As we climbed and as the sun dropped, the road got colder. Both my breath and Gairloch's began to steam in the late afternoon. Higher in the low mountains, I could see patches of snow. I stopped and pulled on my heavy jacket, although I didn't close it.
After about another ten kays, the road stopped climbing quite so steeply in a long flat valley filled with a mixture of brown grass, short cedars, boulders, and heaps of snow on the north side of the boulders and cedars. The road was dampened clay, and most tracks had faded with the melting of the earlier snowfall. Some of the grass had been cropped short, but in the dimness, I could see no sign of sheep or goats.
Yelena had said there was a waystation, and there was, although the ancient door had rotted off the heavy old iron hinges, and the sod-grass roof clearly leaked when it snowed or rained-at least I assumed the damp spots and depressions in the dirt floor were from natural moisture.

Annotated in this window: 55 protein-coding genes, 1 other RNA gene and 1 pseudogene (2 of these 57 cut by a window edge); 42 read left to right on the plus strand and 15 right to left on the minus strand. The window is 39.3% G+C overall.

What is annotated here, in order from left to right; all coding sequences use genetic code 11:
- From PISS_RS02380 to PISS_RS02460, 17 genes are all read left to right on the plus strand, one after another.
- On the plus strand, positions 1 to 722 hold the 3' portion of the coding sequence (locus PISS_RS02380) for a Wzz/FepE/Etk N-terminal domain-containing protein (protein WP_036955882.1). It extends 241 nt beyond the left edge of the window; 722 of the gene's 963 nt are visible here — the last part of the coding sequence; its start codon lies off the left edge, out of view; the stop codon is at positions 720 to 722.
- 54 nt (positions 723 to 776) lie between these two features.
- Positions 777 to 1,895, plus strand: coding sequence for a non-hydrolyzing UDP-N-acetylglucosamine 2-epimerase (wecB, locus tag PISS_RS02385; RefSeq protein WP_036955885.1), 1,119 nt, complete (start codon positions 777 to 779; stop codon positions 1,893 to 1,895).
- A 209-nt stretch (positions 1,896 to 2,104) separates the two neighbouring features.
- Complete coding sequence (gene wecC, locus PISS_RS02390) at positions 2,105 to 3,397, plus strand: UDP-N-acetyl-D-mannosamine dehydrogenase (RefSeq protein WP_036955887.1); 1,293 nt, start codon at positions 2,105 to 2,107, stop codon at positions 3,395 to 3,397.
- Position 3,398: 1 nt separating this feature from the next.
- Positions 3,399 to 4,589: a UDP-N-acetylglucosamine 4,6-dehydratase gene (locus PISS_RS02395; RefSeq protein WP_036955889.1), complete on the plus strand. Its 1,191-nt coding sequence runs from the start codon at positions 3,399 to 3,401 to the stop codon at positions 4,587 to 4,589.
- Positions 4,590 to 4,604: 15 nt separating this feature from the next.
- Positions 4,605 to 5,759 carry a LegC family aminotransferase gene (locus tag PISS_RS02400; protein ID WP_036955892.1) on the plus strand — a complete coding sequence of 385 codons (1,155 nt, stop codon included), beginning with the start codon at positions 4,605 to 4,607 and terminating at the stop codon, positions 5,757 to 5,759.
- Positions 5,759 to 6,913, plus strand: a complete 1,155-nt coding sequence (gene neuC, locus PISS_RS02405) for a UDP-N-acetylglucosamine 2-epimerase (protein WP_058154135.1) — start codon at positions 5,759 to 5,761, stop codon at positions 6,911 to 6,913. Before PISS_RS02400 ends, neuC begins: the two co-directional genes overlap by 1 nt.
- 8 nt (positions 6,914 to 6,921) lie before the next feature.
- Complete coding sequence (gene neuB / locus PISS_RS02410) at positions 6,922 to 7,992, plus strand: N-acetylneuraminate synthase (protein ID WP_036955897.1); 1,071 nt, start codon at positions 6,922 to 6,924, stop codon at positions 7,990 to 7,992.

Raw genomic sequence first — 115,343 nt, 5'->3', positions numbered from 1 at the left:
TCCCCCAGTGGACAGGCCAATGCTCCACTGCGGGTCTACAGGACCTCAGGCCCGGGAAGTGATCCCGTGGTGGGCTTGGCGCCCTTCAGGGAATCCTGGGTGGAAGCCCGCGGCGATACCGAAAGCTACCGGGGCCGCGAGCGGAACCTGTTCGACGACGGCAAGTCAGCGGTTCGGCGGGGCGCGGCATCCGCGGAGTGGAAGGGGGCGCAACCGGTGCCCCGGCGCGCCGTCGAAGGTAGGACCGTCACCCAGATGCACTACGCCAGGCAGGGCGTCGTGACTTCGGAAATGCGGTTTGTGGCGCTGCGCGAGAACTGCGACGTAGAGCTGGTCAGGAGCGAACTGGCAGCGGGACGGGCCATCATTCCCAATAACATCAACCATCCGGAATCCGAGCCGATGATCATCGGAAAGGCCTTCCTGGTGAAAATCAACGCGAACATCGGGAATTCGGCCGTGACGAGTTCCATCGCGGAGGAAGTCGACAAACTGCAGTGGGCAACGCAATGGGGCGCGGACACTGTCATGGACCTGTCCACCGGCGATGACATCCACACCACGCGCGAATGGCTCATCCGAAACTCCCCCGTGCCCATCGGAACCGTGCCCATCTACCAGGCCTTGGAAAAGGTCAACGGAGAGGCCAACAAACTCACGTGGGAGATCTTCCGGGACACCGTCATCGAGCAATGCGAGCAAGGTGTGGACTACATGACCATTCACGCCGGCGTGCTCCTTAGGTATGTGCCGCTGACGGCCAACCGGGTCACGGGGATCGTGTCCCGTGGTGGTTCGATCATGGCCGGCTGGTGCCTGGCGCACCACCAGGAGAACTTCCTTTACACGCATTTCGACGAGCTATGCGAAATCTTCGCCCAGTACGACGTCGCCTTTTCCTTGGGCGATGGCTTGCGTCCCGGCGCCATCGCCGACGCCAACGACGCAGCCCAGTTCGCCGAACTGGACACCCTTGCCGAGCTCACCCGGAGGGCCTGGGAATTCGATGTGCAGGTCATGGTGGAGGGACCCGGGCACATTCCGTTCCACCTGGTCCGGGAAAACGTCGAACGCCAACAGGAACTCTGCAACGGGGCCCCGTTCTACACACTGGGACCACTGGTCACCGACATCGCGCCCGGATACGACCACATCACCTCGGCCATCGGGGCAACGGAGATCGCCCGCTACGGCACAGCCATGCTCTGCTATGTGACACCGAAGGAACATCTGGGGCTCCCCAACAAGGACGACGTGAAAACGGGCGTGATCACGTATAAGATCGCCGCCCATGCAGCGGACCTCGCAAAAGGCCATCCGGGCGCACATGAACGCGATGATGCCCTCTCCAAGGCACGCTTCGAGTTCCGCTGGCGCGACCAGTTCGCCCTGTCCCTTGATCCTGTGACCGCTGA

Door or no door, I wasn't that cold. Even a little order-mastery solved that, but cold food was another thing. Cheese was all right cold, and so was the bread, but after nearly an eight-day, I was missing Rissa's cooking. I even missed my own cooking.
I let Gairloch graze for a while, then fed him some grain and led him to the spring behind the waystation. I looked at the road to the east, which continued to climb into the Lower Easthorns, then dragged him back to near the waystation where I unrolled my bedroll in a sheltered corner. I slept, without dreaming.
West of Arastia, Hydlen [Candar]
GERLIS TAKES OUT the small polished glass and sets it in the center of the cream-colored linen that covers the portable table, centering it carefully. Then he walks to the tent entrance and peers out through the canvas flap.